Chandigarh: Sectors closer to villages complain of stray cattle troubles
Most of them are herded back by the farmers, but the older animals are left to wander.
As the roads of the city are mostly cleared out by 10pm owing to the night curfew in place, many residents of the sectors closer to villages complain that stray cattle begin pouring in by evening, causing them a lot of trouble.
President of the Sector 46A resident welfare association (RWA) Rajinder Garh said, “Many cows come here from the nearby village of Faidaan. Most of them are herded back by the farmers, but the older animals are left to wander. We have had many cases where animals have damaged parked vehicles and caused accidents of two-wheelers.”
President of the Sector 48 RWA JJ Singh added that cows from Faidaan had become a nuisance in their sector as well and the authorities weren’t doing enough to enforce fines on farmers who released them.
‘KEEPING GATES CLOSED NOT ENOUGH’
President of the Sector 39B RWA Amardeep Singh said, “We keep the gates of the housing board societies closed, but it still is not enough. At night, these animals eat the small plants growing in the green belts here. This menace has increased during the lockdown. Even horses can be frequently seen grazing on the grass in our sector.”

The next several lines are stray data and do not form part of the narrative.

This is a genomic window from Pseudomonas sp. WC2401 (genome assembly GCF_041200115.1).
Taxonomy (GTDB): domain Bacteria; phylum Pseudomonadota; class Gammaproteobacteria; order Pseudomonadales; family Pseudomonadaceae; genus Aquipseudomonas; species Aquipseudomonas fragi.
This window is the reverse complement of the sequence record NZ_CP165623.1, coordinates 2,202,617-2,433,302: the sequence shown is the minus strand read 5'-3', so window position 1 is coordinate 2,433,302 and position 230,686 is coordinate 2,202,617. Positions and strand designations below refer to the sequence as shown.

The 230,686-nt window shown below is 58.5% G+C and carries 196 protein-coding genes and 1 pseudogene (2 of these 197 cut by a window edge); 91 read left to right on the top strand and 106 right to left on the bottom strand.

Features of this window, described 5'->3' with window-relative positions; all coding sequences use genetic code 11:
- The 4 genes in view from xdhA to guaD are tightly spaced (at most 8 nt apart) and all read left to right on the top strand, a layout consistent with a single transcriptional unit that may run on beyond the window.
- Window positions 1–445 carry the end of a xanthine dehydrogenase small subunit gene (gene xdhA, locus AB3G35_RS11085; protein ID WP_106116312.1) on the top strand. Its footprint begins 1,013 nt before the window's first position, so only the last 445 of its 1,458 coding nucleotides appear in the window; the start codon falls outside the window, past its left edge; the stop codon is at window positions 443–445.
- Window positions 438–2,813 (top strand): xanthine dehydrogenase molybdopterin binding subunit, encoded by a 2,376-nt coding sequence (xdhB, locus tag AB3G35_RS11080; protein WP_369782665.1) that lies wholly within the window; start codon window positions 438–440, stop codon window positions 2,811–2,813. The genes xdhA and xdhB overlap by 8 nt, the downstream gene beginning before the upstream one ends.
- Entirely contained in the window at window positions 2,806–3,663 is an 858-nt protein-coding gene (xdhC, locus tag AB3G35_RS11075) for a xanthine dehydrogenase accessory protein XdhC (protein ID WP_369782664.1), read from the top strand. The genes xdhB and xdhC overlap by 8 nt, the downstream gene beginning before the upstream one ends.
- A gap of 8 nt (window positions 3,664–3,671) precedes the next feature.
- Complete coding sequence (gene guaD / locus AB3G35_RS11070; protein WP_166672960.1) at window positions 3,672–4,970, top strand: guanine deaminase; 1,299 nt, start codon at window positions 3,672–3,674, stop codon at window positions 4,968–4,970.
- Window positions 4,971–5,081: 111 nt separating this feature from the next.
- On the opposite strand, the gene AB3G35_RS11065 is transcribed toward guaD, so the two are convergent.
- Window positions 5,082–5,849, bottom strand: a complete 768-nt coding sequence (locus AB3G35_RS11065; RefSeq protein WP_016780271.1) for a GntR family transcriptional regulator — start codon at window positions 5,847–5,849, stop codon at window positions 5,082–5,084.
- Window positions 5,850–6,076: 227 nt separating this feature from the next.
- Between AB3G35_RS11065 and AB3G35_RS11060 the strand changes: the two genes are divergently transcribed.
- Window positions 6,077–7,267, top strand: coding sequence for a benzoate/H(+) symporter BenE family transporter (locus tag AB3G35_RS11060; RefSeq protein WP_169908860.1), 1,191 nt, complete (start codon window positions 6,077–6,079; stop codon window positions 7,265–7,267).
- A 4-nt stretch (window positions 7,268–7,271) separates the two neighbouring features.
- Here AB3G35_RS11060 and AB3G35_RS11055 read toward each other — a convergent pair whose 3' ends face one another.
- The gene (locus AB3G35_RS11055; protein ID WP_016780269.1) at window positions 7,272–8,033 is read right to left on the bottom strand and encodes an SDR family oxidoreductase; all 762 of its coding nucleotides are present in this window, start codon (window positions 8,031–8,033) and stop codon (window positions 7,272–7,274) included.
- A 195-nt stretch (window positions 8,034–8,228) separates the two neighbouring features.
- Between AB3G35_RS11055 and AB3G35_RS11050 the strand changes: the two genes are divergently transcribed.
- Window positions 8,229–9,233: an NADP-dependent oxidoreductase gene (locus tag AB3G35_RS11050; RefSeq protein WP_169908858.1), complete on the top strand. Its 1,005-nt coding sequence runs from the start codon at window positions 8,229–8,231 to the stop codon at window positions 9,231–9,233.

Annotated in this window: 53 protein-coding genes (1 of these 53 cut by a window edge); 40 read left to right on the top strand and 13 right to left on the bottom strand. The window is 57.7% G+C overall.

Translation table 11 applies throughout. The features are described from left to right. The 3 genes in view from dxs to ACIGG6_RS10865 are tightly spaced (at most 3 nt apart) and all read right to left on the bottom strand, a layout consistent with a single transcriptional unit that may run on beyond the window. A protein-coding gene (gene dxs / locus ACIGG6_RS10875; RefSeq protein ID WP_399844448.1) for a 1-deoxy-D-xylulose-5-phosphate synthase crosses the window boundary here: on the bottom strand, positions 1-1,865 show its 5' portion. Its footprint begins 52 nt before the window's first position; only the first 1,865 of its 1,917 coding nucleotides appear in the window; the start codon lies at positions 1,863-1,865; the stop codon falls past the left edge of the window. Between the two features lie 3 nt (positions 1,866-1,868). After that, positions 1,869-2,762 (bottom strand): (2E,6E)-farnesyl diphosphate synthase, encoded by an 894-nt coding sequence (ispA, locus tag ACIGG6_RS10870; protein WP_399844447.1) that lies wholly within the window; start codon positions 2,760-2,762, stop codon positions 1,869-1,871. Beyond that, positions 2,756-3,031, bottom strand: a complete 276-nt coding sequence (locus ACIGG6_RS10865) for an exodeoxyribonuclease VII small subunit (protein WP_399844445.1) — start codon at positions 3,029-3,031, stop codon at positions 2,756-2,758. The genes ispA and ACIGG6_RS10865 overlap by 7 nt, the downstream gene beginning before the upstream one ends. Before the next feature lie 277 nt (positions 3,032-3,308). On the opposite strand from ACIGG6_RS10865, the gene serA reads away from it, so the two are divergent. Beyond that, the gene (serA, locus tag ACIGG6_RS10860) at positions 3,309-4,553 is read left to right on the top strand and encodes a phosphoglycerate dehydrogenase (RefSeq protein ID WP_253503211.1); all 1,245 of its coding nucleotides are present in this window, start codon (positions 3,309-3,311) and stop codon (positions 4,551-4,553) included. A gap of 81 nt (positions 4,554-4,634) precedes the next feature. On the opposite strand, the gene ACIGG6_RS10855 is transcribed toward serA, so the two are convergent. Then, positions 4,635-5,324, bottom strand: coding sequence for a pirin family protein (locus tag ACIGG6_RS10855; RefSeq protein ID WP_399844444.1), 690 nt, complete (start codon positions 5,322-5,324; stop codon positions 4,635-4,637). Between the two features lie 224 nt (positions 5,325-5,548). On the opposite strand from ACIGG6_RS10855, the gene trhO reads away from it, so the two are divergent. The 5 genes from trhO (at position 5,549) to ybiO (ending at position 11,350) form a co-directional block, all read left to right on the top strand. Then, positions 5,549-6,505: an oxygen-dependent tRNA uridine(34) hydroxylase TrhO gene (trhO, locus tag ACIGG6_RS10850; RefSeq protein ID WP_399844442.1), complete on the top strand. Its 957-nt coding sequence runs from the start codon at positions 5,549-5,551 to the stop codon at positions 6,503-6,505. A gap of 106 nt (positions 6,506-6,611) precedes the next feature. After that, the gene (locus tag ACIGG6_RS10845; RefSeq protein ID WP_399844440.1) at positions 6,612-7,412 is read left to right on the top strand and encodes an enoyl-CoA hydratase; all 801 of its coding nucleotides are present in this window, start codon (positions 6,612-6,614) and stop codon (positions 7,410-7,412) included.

Councillors have also been highlighting related problems for a long time. Gurpreet Singh, the local area councillor of Sectors 32 and 46, said that he had asked the municipal corporation many a time to round up the stray animals. “Since people feed the animals, they naturally gravitate towards the residential areas.”
Superintendent of the MC’s slaughterhouse, Dr MS Kamboj, said the MC teams had been working regularly rescuing cattle roaming around on roads and taking them to the pound in the Industrial Area, Phase 1. “A fine of ₹20,000 is charged to those farmers who come here to get their cattle back. The unclaimed animals are auctioned off. Since April, the MC has rescued 371 cattle from the roads of Chandigarh. Through the means of challaning and auctioneering, the department has raised ₹3.48 lakh.”
REFLECTORS FOR STRAY CATTLE
The traffic police are also working on ensuring that accidents due to stray animals can be controlled. Speaking about this, deputy superintendent of police (DSP, traffic central) SPS Sondhi said, “We have been working with an NGO, Maa, to put radial belts on stray animals roaming around on the roads. The radial belts will act as reflectors at night to prevent any accidents.”